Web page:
Treasury will reject 'unnecessary' funding requests from departments
The National Treasury has warned government departments that it will reject funding requests that do not make sense, and will put each item of state expenditure through a rigorous process before it is approved as part of its zero-based budgeting policy.
“Programmes that have very little impact on economic performance or service delivery will be phased out,” said Treasury said in the Budget Review document.
It has also cautioned state-owned enterprises that requests for bailouts or additional funding from the fiscus will only be entertained if they contribute to improving the balance sheet of these companies.
Around R145bn has been diverted from existing programmes towards the fight against Covid-19 through:
- removing funds that have underspent by departments due to delays caused by the lockdown;
- suspending financial allocations for departmental projects that can be delayed or rescheduled to 2021/22 or later; and
- suspending financial allocations to programmes with a history of poor performance or slow spending.
According to the Treasury, this money is being redirected to education and will be used for the provision of water, sanitation and personal protective equipment (PPE) to schools, as well as the deep-cleaning of school facilities.
It will also go towards providing water to households and sanitising public transport facilities in municipalities that do not receive a public transport network grant.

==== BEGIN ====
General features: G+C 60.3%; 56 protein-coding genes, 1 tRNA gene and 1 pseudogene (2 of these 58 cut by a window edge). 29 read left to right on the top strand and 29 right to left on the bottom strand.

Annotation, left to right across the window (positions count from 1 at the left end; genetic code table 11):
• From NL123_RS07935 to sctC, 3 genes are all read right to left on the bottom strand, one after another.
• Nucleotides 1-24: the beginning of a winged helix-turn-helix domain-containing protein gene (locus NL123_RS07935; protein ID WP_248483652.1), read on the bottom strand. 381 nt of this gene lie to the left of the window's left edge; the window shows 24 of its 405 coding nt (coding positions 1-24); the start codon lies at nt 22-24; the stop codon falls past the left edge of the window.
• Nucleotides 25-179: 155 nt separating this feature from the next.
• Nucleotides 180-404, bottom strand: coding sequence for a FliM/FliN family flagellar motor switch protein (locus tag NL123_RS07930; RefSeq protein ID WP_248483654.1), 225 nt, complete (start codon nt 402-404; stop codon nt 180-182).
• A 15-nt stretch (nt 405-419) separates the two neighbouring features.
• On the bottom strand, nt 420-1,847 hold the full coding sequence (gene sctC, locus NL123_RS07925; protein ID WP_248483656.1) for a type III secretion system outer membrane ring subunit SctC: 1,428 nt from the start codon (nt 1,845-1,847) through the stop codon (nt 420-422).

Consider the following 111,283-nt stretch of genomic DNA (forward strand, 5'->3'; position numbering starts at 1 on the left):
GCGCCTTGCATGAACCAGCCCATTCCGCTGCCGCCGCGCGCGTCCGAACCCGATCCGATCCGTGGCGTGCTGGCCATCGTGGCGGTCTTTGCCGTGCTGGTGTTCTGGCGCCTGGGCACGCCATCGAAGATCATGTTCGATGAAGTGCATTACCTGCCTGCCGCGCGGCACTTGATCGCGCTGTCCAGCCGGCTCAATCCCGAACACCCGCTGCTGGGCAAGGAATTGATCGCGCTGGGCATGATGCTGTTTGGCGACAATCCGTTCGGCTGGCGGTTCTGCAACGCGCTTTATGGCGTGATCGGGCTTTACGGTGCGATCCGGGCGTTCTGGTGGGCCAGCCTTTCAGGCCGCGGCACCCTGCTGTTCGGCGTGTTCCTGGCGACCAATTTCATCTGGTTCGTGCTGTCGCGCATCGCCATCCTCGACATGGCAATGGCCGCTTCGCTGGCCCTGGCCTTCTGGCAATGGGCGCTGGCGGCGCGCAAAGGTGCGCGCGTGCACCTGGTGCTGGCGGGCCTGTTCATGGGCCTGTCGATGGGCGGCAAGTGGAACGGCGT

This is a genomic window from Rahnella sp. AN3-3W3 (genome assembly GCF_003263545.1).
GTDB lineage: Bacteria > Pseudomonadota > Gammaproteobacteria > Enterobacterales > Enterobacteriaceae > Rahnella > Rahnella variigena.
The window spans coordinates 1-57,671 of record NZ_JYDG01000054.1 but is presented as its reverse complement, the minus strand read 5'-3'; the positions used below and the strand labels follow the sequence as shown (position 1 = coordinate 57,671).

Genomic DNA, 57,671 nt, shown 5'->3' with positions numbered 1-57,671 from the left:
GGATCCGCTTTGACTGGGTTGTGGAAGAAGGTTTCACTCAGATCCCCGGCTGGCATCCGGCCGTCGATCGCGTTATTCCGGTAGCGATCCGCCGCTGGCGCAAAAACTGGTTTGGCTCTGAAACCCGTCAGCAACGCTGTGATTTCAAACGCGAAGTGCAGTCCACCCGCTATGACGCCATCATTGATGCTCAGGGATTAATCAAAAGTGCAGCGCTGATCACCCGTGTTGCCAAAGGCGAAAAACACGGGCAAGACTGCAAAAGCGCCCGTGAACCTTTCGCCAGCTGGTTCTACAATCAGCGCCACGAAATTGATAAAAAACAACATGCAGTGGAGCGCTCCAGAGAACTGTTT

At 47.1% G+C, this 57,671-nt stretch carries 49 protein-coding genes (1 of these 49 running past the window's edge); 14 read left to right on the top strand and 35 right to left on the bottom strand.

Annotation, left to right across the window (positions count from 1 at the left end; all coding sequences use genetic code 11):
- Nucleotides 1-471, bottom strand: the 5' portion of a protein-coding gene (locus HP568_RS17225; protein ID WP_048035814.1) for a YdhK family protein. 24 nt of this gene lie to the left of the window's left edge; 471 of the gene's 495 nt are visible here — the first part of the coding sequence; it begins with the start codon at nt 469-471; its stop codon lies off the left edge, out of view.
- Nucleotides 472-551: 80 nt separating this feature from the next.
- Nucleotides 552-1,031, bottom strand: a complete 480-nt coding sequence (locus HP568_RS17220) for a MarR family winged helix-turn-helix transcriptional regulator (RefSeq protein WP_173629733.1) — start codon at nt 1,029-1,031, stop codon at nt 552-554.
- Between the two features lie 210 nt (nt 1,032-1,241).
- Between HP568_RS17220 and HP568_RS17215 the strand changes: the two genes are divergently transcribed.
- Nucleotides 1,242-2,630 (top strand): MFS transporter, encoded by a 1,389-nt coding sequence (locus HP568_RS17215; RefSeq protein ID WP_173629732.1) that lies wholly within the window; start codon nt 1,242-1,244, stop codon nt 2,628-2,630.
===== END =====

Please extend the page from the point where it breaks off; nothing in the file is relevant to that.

The government is tightening its belt and urging major restraint on spending as it seeks to return the country to a budget surplus by 2023/24.
This will entail freezing debt at 87.4% of GDP, increasing tax collection and implementing R250bn in spending cuts and other revenue adjustments.
Finance minister Tito Mboweni has announced a R300bn tax revenue shortfall for 2020/21 in his adjusted budget — and debt that is fast approaching R4-trillion.
“Even as South Africa responds to the current health and economic crisis, a fiscal reckoning looms. The public finances are dangerously overstretched. The wide gate is a passive country that lets circumstances overwhelm it. If we remain passive, economic growth will stagnate. Our debt will spiral inexorably upwards and debt‐service costs will crowd out public spending on education and other policy priorities,” he said.
Mboweni said SA risked fiscal and sovereign debt crises similar to those faced by Zimbabwe, Argentina and Greece if things continued in this fashion.
“The results are devastating. Interest rates sky‐rocket. Spending has to stop. Inflation takes hold and people grow much poorer. This is what happened to Germany in the 1920s, to Argentina and to Zimbabwe in the early 2000s, and to Greece in the past few years. Argentina had its ships attached. Greek civil servants and pensioners had their salaries and pensions slashed. In short, it is doom and despair,” he said.
“We have been there before: in its closing days, the apartheid government had to declare a debt standstill. We firmly reject this gate.”